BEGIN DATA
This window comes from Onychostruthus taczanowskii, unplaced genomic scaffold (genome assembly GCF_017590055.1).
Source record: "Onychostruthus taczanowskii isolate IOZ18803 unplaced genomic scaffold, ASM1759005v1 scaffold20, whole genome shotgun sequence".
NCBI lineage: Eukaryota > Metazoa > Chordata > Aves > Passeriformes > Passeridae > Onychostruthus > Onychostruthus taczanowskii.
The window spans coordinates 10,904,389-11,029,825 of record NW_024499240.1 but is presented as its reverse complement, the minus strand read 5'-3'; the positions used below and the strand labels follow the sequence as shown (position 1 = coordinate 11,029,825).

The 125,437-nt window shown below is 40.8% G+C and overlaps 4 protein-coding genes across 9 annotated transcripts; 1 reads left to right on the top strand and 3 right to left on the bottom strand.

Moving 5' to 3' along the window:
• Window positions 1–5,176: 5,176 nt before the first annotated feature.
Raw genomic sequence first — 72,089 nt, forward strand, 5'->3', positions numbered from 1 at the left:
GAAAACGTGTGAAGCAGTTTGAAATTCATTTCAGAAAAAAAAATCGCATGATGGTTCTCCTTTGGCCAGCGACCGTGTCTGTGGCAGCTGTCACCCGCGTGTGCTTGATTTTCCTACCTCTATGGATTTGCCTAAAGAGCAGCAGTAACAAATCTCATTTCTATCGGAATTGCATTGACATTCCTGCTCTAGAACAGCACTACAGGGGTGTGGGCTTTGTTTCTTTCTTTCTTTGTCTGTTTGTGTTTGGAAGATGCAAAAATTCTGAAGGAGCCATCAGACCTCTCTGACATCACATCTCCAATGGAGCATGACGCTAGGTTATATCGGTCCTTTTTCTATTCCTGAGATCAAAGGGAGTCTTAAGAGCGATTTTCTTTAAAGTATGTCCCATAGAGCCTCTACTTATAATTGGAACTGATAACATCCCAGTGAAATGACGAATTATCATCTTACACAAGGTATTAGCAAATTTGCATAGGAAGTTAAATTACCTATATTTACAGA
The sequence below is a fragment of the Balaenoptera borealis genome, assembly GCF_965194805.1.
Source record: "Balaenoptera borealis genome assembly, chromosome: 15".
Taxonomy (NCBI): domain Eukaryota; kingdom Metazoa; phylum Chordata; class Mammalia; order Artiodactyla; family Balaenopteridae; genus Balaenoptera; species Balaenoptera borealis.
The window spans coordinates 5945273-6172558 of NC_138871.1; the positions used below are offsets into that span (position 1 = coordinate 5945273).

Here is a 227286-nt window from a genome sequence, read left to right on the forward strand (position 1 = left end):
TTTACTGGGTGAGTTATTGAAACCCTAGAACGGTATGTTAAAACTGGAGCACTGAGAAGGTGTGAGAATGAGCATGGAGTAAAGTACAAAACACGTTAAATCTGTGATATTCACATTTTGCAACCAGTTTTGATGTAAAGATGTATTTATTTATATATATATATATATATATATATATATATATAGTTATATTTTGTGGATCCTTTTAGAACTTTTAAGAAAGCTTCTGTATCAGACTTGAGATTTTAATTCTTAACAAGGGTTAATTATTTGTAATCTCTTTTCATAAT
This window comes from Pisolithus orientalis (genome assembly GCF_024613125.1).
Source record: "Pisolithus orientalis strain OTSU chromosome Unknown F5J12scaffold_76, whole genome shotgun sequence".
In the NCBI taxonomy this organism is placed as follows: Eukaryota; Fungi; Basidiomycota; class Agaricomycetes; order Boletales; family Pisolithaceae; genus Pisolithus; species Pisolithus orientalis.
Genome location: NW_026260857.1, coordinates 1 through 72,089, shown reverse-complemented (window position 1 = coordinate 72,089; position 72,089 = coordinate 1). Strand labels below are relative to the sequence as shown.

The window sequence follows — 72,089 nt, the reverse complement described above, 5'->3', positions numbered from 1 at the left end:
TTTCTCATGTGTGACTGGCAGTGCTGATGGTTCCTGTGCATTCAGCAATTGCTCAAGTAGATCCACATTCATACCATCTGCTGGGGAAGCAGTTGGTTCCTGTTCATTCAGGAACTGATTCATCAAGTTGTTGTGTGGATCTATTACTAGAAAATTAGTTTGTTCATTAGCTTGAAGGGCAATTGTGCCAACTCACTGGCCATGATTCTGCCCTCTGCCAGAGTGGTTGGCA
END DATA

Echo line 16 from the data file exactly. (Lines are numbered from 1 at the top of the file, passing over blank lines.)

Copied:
This window comes from Pisolithus orientalis (genome assembly GCF_024613125.1).